One quick and easy fix is to just make sure that your dimensions are not too big. The typical image on a website is 795×300 pixels, which might not seem too much, but you are still able to get the detail needed to communicate.
And when it comes to the resolution, this is measured in dots per inch. Printers sometimes require images to be printed in 300dpi, but this level isn’t required in computer monitors. Most of them are set at 72dpi or 92dpi, which means that anything larger than that is unnecessarily large, without being beneficial.
Most editing software has shortcuts that can help you bypass this. When saving a post, there is a save for web option, and this automatically saves an image at a lower dpi.
One final tip for when uploading an image to a CMS is to always name it something appropriate. A Google index crawler is more likely to understand an image with an appropriate name to what it is than to one with a default name, usually one that consists of numbers and random letters.
Getting the Right Dimensions
With this information on how to save an image for the web that is optimized, you can now explore other ways to get creative with the design.
The dimensions of a design will always be influenced by its purpose and destination.
When posting a design on social media, especially on Instagram it is worth noting how it will appear on a phone screen. Instagram itself has a preset square template, so by ensuring that your dimensions are equal, the design will fill them perfectly.
Instagram compresses an image to 600 x 600, but if you save your design as a PNG that is 1080 x 1080 your design will look flawless without any resolution being affected.
This is similar for other social media platforms, but the key thing to remember is that despite compressing your designs, the finished product will still look detailed. This will mean that any resolution around 1000x will look sharp and attractive.
Banners for Ads
Banners come in all different shapes and sizes. Because of this, they all have their own advantages in how you can communicate with them.
Some banners will allow you to pack it full of interesting images, design and copy, whereas some have less space, but can equally be as memorable and punchy.
With Google Ads, there is a range of common dimensions used that can fit into one of four categories:
The most commonly used square size is 250 x 250, but you can also use a small square, which is 200 x 200.
With rectangles, there is a similar variation in that the most common is 336 x 280, but you can also have smaller ones, with 300 x 250 another size that is regularly used.
The benefit of using squares and rectangles is that you will find that there is a lot more space to express design. The shape of the surface area allows you to use different features and stylistic techniques.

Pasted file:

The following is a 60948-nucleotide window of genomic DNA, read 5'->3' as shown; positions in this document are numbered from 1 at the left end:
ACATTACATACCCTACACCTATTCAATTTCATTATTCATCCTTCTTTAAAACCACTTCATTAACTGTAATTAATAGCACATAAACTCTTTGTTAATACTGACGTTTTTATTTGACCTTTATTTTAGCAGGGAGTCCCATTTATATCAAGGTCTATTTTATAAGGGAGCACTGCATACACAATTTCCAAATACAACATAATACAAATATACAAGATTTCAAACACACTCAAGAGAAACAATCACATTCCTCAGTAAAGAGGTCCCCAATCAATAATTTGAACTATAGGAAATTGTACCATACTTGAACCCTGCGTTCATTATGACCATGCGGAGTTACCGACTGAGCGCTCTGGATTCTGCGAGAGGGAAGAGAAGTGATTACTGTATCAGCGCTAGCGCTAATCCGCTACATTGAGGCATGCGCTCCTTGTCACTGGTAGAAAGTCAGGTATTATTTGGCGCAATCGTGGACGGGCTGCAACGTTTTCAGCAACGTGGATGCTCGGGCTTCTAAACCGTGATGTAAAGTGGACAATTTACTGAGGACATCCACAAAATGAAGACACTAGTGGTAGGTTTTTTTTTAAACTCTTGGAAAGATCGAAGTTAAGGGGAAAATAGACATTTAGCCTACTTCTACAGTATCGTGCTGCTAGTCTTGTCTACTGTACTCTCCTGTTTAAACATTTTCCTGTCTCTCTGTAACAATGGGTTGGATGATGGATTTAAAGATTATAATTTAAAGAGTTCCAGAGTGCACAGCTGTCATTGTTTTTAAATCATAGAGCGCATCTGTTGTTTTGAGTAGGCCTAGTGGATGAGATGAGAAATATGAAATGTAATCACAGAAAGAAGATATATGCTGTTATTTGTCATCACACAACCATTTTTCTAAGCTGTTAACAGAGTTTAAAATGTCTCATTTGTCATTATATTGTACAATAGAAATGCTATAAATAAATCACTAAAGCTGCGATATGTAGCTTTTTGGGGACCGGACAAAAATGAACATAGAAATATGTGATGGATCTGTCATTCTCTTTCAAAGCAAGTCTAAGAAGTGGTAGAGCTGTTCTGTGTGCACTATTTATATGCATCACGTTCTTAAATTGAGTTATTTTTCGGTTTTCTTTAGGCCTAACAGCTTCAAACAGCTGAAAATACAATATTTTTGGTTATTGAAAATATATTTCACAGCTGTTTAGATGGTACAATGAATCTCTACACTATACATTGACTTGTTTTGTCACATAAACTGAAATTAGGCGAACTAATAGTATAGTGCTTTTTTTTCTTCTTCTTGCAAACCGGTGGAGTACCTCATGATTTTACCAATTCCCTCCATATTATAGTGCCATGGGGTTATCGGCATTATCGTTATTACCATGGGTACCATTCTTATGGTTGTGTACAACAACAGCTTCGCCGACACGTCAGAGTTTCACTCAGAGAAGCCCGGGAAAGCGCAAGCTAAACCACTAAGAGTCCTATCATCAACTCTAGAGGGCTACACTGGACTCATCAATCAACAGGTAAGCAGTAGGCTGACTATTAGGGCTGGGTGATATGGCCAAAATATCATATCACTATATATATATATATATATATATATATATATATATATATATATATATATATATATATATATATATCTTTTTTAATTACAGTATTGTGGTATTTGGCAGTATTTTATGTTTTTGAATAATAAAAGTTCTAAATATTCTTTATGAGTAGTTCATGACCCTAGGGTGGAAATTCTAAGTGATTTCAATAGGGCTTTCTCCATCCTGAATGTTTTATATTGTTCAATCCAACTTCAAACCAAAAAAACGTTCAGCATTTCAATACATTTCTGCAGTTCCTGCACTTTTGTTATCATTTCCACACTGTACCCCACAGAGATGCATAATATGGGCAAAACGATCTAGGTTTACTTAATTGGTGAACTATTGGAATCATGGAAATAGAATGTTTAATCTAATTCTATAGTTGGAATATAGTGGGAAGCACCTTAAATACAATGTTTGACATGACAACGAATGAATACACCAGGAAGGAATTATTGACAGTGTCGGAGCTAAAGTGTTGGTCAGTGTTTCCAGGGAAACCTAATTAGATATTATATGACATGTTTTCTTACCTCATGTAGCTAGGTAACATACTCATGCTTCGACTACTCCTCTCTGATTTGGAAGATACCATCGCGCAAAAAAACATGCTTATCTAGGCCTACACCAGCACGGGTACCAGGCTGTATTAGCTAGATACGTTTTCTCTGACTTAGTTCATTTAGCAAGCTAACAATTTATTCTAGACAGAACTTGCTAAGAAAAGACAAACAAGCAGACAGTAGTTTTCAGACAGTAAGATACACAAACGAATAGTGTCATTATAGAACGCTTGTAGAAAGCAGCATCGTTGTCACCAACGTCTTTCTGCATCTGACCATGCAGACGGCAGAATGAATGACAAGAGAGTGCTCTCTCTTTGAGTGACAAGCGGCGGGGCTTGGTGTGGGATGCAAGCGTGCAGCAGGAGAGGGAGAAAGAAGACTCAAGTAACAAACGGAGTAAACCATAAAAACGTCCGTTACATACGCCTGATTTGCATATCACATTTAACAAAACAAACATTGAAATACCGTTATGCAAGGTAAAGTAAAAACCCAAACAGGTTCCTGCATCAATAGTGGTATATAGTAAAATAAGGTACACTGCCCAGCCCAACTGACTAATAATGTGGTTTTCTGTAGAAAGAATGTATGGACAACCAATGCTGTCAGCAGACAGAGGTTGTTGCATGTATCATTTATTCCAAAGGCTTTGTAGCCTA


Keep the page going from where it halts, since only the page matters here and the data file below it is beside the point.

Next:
Alternatively, skyscrapers and leaderboards are slightly different, as they have a more stretched surface area.
Named after their resemblance to the city skyline, the most common skyscraper is 120 x 600. Leaderboards are the opposite, they are wider than they are tall, with 728 x 90 being a go-to size.
Due to its shape, leaderboard designs are much more compatible with copy, as you will be able to fit a sentence naturally. This would be harder to do with a skyscraper, but equally as effective and you can clearly put all the important information in divided sections.
In terms of the actual design, it is worth noting that because of the size the image is going to appear at, the text has to be large and clear. Short, snappy straplines and keywords are important here as you are trying to grab people’s attention. By accompanying this with a call to action button, the headline keyword will act as a hook for the audience to “Find Out More”.
One final thing that is worth noting is that Google is extremely good at compressing image files without a decrease in the quality of resolution.
This means that you will be able to create your templates in a larger size to improve resolution, as long as they can be compressed into the file size requirements.
For example, a square template with a Google Ad size of 250 x 250 can be designed at 500 x 500, 1000 x 1000 or even 2000 x 2000. By saving as a PNG, this will mean you will have the same glossy design.
So what have we learnt from this scratching of the surface into the complex world of design? First of all, it is a minefield. But it is one that we can stop and think about before we set.
Every design format has a purpose, and you should observe these to tailor your design to its overall purpose.
The simple steps and considerations that you have to take might not seem like much, but the result of them will be incredibly effective.